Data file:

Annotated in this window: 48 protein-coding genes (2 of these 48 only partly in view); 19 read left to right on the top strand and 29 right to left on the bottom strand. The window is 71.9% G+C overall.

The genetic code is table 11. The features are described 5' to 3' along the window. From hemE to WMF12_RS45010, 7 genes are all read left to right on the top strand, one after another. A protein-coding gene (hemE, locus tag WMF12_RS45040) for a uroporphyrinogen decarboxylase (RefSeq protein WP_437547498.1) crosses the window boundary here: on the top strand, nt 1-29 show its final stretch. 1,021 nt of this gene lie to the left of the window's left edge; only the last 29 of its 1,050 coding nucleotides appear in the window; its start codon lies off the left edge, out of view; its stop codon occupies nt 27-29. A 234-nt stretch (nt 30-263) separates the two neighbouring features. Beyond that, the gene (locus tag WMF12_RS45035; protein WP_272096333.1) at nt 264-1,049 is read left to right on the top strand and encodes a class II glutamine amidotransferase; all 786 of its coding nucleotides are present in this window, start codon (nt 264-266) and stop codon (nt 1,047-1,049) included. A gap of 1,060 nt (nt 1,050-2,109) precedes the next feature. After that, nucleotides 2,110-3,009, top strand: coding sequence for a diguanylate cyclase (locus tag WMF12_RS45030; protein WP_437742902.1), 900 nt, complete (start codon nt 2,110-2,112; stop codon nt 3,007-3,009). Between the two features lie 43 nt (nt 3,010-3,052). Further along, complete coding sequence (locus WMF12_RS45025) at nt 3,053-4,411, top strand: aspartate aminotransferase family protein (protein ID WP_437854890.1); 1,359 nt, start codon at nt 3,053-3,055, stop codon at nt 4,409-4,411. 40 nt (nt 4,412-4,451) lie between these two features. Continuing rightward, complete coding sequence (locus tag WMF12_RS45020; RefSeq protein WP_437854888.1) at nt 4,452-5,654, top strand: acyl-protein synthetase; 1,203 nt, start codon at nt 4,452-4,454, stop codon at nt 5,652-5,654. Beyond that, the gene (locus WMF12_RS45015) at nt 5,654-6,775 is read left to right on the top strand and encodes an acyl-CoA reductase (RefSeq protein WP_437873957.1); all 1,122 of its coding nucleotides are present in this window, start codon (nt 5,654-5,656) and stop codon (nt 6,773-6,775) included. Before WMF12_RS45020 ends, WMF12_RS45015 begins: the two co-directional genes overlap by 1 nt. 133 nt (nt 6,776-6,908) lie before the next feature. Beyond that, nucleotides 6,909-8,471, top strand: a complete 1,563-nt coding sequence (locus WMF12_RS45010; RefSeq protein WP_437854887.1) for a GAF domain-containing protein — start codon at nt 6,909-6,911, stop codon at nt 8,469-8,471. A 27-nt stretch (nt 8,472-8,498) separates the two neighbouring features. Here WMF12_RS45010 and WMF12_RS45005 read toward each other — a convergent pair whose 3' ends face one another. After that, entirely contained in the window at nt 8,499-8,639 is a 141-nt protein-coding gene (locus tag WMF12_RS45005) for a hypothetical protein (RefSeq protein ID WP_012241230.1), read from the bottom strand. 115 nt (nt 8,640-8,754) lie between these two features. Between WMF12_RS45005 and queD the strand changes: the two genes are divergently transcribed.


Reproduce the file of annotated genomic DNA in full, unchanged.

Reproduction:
Annotated in this window: 48 protein-coding genes (2 of these 48 only partly in view); 19 read left to right on the top strand and 29 right to left on the bottom strand. The window is 71.9% G+C overall.

The genetic code is table 11. The features are described 5' to 3' along the window. From hemE to WMF12_RS45010, 7 genes are all read left to right on the top strand, one after another. A protein-coding gene (hemE, locus tag WMF12_RS45040) for a uroporphyrinogen decarboxylase (RefSeq protein WP_437547498.1) crosses the window boundary here: on the top strand, nt 1-29 show its final stretch. 1,021 nt of this gene lie to the left of the window's left edge; only the last 29 of its 1,050 coding nucleotides appear in the window; its start codon lies off the left edge, out of view; its stop codon occupies nt 27-29. A 234-nt stretch (nt 30-263) separates the two neighbouring features. Beyond that, the gene (locus tag WMF12_RS45035; protein WP_272096333.1) at nt 264-1,049 is read left to right on the top strand and encodes a class II glutamine amidotransferase; all 786 of its coding nucleotides are present in this window, start codon (nt 264-266) and stop codon (nt 1,047-1,049) included. A gap of 1,060 nt (nt 1,050-2,109) precedes the next feature. After that, nucleotides 2,110-3,009, top strand: coding sequence for a diguanylate cyclase (locus tag WMF12_RS45030; protein WP_437742902.1), 900 nt, complete (start codon nt 2,110-2,112; stop codon nt 3,007-3,009). Between the two features lie 43 nt (nt 3,010-3,052). Further along, complete coding sequence (locus WMF12_RS45025) at nt 3,053-4,411, top strand: aspartate aminotransferase family protein (protein ID WP_437854890.1); 1,359 nt, start codon at nt 3,053-3,055, stop codon at nt 4,409-4,411. 40 nt (nt 4,412-4,451) lie between these two features. Continuing rightward, complete coding sequence (locus tag WMF12_RS45020; RefSeq protein WP_437854888.1) at nt 4,452-5,654, top strand: acyl-protein synthetase; 1,203 nt, start codon at nt 4,452-4,454, stop codon at nt 5,652-5,654. Beyond that, the gene (locus WMF12_RS45015) at nt 5,654-6,775 is read left to right on the top strand and encodes an acyl-CoA reductase (RefSeq protein WP_437873957.1); all 1,122 of its coding nucleotides are present in this window, start codon (nt 5,654-5,656) and stop codon (nt 6,773-6,775) included. Before WMF12_RS45020 ends, WMF12_RS45015 begins: the two co-directional genes overlap by 1 nt. 133 nt (nt 6,776-6,908) lie before the next feature. Beyond that, nucleotides 6,909-8,471, top strand: a complete 1,563-nt coding sequence (locus WMF12_RS45010; RefSeq protein WP_437854887.1) for a GAF domain-containing protein — start codon at nt 6,909-6,911, stop codon at nt 8,469-8,471. A 27-nt stretch (nt 8,472-8,498) separates the two neighbouring features. Here WMF12_RS45010 and WMF12_RS45005 read toward each other — a convergent pair whose 3' ends face one another. After that, entirely contained in the window at nt 8,499-8,639 is a 141-nt protein-coding gene (locus tag WMF12_RS45005) for a hypothetical protein (RefSeq protein ID WP_012241230.1), read from the bottom strand. 115 nt (nt 8,640-8,754) lie between these two features. Between WMF12_RS45005 and queD the strand changes: the two genes are divergently transcribed.